When you attend a classical concert you are often given a booklet that lists the order of performance that evening, as well as some notes on the composers, pieces, and performers.
My students prepared a beautiful booklet of program notes for their June recital. In the weeks leading up to the recital we talked about the composer, and I asked the students to find their composer on the time line on the wall of my teaching studio. One of the questions I often ask is, “Is he dead?” Then we talked about the time period in which he/she lived, the instruments they would have had available, the musical style, the structure of the piece, and the meaning of the title. [Don’t tell, but they were learning history and analysis.]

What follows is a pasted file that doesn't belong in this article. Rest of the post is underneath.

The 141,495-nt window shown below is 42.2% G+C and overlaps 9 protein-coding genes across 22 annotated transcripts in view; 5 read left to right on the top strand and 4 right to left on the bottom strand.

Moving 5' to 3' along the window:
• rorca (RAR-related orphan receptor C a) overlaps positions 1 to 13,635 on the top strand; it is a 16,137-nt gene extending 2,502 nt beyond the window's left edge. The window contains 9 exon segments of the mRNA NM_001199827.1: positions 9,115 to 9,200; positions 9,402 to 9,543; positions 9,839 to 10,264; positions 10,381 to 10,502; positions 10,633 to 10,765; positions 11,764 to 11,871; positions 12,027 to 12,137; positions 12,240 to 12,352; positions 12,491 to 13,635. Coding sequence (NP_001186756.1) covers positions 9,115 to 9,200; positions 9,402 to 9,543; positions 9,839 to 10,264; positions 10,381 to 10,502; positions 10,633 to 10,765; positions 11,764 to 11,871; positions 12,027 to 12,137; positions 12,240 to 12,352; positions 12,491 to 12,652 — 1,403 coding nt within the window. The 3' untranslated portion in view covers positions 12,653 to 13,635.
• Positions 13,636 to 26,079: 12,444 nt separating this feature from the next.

My students’ ages range from 5 years old to adult. Some of the works they play were written by composers born in the 1600s. I think that understanding the context of a piece written over 400 years ago is important to be able to perform it well. Sometimes we really have to sleuth to find out details about the composer. Other times we find out the composer is alive and well and living right here in Ottawa.